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January 11, 2017 5:41 am

What America Can Learn From Israel About Confronting Racism

avatar by Gidon Ben-zvi

Email a copy of "What America Can Learn From Israel About Confronting Racism" to a friend
Bedouin students in the electricity lab of the Negev-based Al-Saeid Technological School, which is part of Israel Sci-Tech Schools, the Jewish state's largest educational network. Photo: Jacob Kamaras.

Bedouin students in the electricity lab of the Negev-based Al-Saeid Technological School, which is part of Israel Sci-Tech Schools, the Jewish state’s largest educational network. Photo: Jacob Kamaras.

The gruesome Facebook video of an 18-year-old, mentally disabled white male being savagely beaten by four African Americans has thrust the issue of race right back into America’s national spotlight. During the Facebook Live torture, one of the alleged assailants can be heard yelling, “f*ck white people.”

While every society grapples with the scourge of racism, Americans can take some solace in the fact that there is an effective way to fight discrimination. Just look at how Israel is managing to integrate a large, once overwhelmingly hostile minority: its Arabs citizens.

Similar to minority groups in the United States, Arabs have by and large been separated from the wider Israeli society in four fundamental ways: where they live; where they go to school; their primary sources of news and information; and political ideals. Therefore, even though Jews and Arabs are afforded equal rights under Israeli law, the two sectors live in separate societies.

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However, studies are showing that Israeli Arabs are now choosing integration over seclusion. Despite ongoing regional tensions, several findings show that the vast majority of Arabs living in Israel, including Judea and Samaria, would much rather live under Israeli administration than under the Palestinian Authority (PA).

Tellingly, a recent survey conducted by the Israel Democracy Institute found that 60% of Arab Israelis described their personal situation as “good” or “very good” in Israel, while 55% even said that they were “proud citizens” of the state of Israel.

Beyond such values as social justice and equal opportunity, there is a practical consideration for the Israeli government in making every effort to integrate the large Arab minority: the country’s economic growth is dependent on enabling as many citizens as possible to buy the goods and services that Israeli is producing. The Arab population constitutes approximately 20% of the population, while only contributing 8% of the GNP. Growth in the Arab sector will thus grow the GDP, reduce poverty and increase employment.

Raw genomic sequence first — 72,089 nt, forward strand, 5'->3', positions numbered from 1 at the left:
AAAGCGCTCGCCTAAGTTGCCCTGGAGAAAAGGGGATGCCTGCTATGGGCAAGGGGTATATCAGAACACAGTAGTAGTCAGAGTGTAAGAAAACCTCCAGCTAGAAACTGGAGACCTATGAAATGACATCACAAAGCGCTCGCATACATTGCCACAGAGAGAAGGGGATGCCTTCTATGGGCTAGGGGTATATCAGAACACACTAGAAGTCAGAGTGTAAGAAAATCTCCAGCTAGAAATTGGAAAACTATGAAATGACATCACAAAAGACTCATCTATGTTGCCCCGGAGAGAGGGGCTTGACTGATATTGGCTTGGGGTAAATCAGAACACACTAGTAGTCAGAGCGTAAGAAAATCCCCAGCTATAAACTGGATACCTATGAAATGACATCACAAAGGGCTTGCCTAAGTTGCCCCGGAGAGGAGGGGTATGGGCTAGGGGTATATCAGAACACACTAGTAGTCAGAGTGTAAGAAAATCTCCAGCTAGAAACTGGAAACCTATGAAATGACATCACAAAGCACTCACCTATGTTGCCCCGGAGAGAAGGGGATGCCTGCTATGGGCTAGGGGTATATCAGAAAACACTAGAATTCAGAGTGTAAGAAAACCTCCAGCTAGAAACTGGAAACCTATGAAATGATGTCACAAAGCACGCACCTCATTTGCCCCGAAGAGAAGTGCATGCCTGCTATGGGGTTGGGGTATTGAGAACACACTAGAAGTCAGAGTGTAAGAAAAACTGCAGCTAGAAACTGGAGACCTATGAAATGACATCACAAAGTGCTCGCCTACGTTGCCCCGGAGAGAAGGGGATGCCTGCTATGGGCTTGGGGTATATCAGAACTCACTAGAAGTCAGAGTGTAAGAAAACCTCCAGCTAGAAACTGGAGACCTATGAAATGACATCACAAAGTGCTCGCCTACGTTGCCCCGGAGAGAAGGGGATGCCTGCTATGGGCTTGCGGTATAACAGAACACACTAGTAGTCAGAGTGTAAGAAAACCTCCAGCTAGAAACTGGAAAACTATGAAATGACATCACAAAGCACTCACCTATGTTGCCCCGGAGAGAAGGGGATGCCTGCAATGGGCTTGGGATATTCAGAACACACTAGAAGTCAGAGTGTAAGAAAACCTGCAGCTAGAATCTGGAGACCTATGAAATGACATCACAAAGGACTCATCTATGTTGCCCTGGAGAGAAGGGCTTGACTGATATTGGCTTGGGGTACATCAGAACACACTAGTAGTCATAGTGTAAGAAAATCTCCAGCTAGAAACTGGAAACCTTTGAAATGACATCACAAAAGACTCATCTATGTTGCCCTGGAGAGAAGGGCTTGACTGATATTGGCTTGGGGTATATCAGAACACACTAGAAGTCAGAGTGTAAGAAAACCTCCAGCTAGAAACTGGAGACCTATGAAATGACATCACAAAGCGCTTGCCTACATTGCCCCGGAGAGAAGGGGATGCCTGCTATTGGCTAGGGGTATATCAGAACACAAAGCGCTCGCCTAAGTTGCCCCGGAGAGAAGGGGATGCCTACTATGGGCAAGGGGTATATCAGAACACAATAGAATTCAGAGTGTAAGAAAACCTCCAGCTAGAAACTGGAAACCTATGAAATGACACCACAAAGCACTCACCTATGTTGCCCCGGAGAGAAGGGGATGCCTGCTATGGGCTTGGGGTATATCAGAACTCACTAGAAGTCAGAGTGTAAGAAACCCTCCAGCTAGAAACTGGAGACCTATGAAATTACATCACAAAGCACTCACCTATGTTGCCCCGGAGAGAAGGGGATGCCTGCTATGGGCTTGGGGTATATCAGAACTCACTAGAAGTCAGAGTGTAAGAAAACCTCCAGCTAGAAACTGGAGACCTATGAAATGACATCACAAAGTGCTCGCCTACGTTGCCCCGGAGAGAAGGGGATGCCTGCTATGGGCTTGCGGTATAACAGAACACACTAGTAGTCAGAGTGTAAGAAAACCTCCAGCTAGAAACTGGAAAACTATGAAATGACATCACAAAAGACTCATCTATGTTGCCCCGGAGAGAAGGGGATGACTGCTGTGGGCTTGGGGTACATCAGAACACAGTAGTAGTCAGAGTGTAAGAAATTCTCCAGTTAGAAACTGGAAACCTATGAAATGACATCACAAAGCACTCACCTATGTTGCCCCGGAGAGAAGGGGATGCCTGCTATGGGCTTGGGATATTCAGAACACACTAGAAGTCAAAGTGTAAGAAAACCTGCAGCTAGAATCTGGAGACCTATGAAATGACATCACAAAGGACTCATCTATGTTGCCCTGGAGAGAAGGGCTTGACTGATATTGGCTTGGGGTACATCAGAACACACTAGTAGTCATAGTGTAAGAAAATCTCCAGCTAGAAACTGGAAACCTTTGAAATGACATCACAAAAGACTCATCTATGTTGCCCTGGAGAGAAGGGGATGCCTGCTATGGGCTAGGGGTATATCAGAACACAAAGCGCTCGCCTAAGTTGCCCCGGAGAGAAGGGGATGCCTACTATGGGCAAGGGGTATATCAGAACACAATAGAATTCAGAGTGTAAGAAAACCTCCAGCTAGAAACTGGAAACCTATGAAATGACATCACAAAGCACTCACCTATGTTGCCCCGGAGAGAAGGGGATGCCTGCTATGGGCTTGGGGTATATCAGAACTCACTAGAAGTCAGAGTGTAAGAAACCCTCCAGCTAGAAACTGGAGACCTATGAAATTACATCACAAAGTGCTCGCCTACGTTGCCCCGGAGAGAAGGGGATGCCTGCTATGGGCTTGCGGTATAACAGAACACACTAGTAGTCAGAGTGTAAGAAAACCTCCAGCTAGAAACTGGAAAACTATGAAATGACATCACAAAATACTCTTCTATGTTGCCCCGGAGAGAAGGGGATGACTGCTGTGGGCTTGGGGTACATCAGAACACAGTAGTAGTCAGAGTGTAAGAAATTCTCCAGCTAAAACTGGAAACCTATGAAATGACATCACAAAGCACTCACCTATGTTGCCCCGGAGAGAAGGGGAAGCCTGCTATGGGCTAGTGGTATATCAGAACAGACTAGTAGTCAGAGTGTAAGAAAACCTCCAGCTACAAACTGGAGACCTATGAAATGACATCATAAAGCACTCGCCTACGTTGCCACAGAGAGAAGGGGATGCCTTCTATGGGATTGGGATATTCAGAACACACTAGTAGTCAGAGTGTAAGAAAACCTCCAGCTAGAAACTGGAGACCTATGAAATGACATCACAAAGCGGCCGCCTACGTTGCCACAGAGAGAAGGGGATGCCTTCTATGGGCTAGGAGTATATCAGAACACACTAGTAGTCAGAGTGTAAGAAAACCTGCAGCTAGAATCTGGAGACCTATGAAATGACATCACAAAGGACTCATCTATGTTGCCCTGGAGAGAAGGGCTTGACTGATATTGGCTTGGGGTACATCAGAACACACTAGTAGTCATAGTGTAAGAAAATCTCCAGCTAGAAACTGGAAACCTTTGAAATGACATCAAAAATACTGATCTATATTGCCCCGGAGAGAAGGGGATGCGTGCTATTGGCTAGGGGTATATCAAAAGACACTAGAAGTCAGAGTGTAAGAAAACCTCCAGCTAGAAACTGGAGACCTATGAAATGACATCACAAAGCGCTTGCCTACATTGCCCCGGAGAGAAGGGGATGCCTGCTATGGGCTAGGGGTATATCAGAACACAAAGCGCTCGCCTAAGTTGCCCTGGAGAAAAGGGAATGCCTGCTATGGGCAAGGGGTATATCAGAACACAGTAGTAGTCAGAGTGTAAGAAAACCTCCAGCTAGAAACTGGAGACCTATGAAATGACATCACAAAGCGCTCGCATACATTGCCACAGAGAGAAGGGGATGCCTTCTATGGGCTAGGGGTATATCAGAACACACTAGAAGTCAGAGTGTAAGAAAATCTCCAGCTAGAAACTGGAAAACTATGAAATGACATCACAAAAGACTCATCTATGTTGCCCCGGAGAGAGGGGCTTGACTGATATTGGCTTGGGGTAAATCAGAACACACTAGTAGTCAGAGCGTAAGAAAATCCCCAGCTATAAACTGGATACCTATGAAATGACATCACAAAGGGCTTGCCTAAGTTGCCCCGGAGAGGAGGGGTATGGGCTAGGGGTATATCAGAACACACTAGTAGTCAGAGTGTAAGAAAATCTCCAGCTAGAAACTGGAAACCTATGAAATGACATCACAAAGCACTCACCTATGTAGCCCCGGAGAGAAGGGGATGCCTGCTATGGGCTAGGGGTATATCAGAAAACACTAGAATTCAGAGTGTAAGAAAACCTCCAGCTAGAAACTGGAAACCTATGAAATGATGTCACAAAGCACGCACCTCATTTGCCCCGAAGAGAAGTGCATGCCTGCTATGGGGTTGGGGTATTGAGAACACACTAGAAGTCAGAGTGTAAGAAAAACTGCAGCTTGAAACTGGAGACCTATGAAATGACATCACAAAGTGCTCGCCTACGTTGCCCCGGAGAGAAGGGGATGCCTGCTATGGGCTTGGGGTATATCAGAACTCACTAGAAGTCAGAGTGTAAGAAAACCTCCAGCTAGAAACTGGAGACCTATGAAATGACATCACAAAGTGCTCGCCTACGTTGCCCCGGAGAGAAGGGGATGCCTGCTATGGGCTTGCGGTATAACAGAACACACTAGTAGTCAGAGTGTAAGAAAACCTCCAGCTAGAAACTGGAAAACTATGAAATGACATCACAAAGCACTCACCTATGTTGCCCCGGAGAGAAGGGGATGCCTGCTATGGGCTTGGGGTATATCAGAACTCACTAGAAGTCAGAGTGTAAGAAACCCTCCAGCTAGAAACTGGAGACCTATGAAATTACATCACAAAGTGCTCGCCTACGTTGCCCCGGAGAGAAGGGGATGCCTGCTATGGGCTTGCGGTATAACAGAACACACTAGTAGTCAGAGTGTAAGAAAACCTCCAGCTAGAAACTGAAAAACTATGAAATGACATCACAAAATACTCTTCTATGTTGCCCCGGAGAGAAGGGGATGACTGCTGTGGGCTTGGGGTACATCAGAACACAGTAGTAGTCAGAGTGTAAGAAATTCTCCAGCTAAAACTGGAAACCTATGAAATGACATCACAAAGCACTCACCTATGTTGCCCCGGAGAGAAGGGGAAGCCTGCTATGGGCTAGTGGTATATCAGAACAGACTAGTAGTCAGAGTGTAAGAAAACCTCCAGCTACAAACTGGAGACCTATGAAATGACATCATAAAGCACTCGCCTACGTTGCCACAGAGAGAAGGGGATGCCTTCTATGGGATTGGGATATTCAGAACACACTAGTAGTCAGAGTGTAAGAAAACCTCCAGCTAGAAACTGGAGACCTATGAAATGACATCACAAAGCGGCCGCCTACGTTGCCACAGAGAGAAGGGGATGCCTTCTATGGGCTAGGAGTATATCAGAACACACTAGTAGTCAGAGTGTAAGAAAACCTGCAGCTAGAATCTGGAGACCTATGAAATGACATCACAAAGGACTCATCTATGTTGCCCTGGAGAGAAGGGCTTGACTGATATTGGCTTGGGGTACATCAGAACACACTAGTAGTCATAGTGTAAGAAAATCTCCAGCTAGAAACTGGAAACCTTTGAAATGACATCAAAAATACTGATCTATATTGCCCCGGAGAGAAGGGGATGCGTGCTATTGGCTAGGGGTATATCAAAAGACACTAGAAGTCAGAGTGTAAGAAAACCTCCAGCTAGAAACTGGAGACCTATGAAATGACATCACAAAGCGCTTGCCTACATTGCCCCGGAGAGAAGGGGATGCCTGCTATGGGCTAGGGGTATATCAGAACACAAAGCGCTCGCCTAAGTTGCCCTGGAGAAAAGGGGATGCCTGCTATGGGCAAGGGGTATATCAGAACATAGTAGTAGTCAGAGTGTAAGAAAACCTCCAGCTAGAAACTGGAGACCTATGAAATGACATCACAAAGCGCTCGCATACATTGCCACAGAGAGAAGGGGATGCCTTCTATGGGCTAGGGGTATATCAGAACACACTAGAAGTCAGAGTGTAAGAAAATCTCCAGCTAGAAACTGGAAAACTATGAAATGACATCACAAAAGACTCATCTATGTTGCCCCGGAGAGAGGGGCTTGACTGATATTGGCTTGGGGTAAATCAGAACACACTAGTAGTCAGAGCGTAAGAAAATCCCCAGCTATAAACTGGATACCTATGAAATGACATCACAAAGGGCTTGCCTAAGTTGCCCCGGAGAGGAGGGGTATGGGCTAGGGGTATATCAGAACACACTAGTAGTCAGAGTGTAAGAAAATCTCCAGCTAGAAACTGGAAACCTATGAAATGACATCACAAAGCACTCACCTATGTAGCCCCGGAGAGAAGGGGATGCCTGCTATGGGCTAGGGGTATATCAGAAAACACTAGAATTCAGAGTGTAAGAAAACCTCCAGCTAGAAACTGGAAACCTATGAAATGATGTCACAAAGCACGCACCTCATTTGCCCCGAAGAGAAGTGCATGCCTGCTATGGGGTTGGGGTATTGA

As such, the incoming Trump administration should consider passing and implementing a pro-growth plan to develop minority communities in the US, in an effort to bring them up to par with the general population. Unlike federal entitlement programs that enshrine multi-generational poverty, crime and unemployment, this proposal should take a page from the Israeli government, which in 2015 approved a groundbreaking NIS 15 billion ($3.84 billion) five-year plan to “advance a systematic and structural economic development plan for the minority sector.”

Highlights of the plan include strengthening law enforcement in minority neighborhoods; providing widespread investment in education in the Arab sector; subsidizing public transport in minority communities; and allocating funds to the development of industrial areas in Arab municipalities.

Fiscally, conservative Americans should take note: The Israeli plan does not call for any new taxes, since most of the money comes from changes in the allocation of existing funds.

In Israel as in the United States, alienation and real or perceived discrimination are tickets to angry, short, unproductive and unhappy lives. By providing hope to minority groups, both countries can help unleash a vast human potential for performance, profit and — most importantly — lives that are lived with dignity.

While extremist voices sometimes make it appear that America is headed toward a full blown race war, the Israeli experience shows that though there is no cure for the cancer of racism, there are practical ways to narrow economic gaps, expand opportunity and increase the integration of historically disadvantaged population groups.

In Israel and the United States, hope for national solidarity springs eternal.

A version of this article was originally published by Newsmax.

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